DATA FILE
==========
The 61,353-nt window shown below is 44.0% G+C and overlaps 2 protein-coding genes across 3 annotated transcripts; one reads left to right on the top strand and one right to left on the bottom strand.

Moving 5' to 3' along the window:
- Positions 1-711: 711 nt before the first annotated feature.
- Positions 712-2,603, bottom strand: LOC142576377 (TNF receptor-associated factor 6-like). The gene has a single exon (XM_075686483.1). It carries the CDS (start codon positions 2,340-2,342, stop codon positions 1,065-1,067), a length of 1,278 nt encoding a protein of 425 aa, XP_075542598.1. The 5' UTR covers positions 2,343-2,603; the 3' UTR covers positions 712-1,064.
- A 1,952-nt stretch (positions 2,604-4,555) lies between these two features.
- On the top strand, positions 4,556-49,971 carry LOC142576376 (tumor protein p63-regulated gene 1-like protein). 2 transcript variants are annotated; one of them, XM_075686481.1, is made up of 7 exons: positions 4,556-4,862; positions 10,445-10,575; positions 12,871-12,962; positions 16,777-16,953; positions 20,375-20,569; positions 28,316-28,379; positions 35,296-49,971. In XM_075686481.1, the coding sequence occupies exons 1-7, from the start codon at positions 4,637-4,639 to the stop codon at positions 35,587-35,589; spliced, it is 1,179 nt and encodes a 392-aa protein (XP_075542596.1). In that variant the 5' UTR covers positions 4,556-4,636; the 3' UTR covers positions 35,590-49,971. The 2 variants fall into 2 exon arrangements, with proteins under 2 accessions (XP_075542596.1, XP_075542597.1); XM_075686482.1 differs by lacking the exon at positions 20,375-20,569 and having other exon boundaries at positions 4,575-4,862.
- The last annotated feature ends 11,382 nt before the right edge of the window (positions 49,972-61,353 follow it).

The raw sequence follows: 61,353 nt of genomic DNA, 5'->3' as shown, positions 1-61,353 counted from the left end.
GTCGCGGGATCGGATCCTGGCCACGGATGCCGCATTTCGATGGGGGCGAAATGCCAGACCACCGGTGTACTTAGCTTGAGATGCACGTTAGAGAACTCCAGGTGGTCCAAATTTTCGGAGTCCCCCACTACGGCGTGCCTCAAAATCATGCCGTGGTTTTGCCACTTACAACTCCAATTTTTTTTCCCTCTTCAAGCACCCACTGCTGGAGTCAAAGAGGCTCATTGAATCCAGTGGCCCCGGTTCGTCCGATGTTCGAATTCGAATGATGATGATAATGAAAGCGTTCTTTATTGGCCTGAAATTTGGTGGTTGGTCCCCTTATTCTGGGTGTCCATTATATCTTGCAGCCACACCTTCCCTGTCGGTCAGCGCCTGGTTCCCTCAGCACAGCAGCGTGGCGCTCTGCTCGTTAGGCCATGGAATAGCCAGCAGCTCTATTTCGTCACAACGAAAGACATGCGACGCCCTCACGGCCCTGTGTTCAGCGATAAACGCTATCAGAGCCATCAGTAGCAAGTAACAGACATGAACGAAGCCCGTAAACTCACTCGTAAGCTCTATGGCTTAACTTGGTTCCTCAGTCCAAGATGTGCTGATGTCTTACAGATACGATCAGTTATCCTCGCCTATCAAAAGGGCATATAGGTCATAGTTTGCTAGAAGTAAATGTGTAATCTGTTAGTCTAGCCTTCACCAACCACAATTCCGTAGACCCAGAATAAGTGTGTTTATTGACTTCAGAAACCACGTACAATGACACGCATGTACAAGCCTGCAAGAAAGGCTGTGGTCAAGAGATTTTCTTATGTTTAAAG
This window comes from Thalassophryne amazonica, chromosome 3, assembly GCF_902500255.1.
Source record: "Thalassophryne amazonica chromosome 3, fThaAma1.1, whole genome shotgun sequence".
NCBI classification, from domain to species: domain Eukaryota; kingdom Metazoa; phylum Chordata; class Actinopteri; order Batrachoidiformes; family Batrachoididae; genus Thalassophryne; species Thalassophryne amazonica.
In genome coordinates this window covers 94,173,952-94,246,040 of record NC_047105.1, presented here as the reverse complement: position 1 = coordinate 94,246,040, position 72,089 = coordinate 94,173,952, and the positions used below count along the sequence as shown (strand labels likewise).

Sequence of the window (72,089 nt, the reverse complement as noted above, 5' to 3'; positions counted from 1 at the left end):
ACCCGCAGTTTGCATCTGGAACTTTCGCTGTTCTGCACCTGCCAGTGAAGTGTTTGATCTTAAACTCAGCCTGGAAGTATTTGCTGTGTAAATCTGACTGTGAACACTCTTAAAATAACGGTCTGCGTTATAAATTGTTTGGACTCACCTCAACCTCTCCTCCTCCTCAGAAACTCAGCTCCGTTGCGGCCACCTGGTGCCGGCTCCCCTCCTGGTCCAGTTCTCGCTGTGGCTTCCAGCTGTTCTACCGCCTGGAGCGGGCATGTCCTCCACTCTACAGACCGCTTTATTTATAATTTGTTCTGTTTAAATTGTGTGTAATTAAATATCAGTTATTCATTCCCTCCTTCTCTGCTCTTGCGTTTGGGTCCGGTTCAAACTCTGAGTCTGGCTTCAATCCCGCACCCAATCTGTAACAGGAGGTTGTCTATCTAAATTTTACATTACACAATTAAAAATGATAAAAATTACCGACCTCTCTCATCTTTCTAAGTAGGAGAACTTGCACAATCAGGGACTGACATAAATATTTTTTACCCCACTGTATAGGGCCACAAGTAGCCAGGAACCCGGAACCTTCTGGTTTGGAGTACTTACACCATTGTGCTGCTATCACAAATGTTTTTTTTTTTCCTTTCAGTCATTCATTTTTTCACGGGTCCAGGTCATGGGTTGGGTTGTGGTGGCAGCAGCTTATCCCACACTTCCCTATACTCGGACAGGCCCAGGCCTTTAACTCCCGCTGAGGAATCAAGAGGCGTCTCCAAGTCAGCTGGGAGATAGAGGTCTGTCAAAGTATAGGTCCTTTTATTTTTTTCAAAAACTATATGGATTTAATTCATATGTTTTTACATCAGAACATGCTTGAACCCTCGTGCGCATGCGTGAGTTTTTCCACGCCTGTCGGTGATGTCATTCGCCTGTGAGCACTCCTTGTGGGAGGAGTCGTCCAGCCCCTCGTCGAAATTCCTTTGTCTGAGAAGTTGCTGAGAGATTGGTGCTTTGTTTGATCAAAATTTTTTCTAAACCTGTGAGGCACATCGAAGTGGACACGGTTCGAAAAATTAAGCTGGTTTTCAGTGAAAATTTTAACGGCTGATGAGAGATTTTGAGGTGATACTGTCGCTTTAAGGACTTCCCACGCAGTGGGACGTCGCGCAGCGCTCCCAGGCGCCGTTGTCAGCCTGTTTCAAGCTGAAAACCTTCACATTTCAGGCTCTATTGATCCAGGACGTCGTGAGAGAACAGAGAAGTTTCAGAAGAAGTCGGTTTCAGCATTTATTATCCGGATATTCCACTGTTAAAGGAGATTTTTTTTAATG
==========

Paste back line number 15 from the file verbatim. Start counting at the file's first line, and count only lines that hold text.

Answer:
ACCCGCAGTTTGCATCTGGAACTTTCGCTGTTCTGCACCTGCCAGTGAAGTGTTTGATCTTAAACTCAGCCTGGAAGTATTTGCTGTGTAAATCTGACTGTGAACACTCTTAAAATAACGGTCTGCGTTATAAATTGTTTGGACTCACCTCAACCTCTCCTCCTCCTCAGAAACTCAGCTCCGTTGCGGCCACCTGGTGCCGGCTCCCCTCCTGGTCCAGTTCTCGCTGTGGCTTCCAGCTGTTCTACCGCCTGGAGCGGGCATGTCCTCCACTCTACAGACCGCTTTATTTATAATTTGTTCTGTTTAAATTGTGTGTAATTAAATATCAGTTATTCATTCCCTCCTTCTCTGCTCTTGCGTTTGGGTCCGGTTCAAACTCTGAGTCTGGCTTCAATCCCGCACCCAATCTGTAACAGGAGGTTGTCTATCTAAATTTTACATTACACAATTAAAAATGATAAAAATTACCGACCTCTCTCATCTTTCTAAGTAGGAGAACTTGCACAATCAGGGACTGACATAAATATTTTTTACCCCACTGTATAGGGCCACAAGTAGCCAGGAACCCGGAACCTTCTGGTTTGGAGTACTTACACCATTGTGCTGCTATCACAAATGTTTTTTTTTTTCCTTTCAGTCATTCATTTTTTCACGGGTCCAGGTCATGGGTTGGGTTGTGGTGGCAGCAGCTTATCCCACACTTCCCTATACTCGGACAGGCCCAGGCCTTTAACTCCCGCTGAGGAATCAAGAGGCGTCTCCAAGTCAGCTGGGAGATAGAGGTCTGTCAAAGTATAGGTCCTTTTATTTTTTTCAAAAACTATATGGATTTAATTCATATGTTTTTACATCAGAACATGCTTGAACCCTCGTGCGCATGCGTGAGTTTTTCCACGCCTGTCGGTGATGTCATTCGCCTGTGAGCACTCCTTGTGGGAGGAGTCGTCCAGCCCCTCGTCGAAATTCCTTTGTCTGAGAAGTTGCTGAGAGATTGGTGCTTTGTTTGATCAAAATTTTTTCTAAACCTGTGAGGCACATCGAAGTGGACACGGTTCGAAAAATTAAGCTGGTTTTCAGTGAAAATTTTAACGGCTGATGAGAGATTTTGAGGTGATACTGTCGCTTTAAGGACTTCCCACGCAGTGGGACGTCGCGCAGCGCTCCCAGGCGCCGTTGTCAGCCTGTTTCAAGCTGAAAACCTTCACATTTCAGGCTCTATTGATCCAGGACGTCGTGAGAGAACAGAGAAGTTTCAGAAGAAGTCGGTTTCAGCATTTATTATCCGGATATTCCACTGTTAAAGGAGATTTTTTTTAATG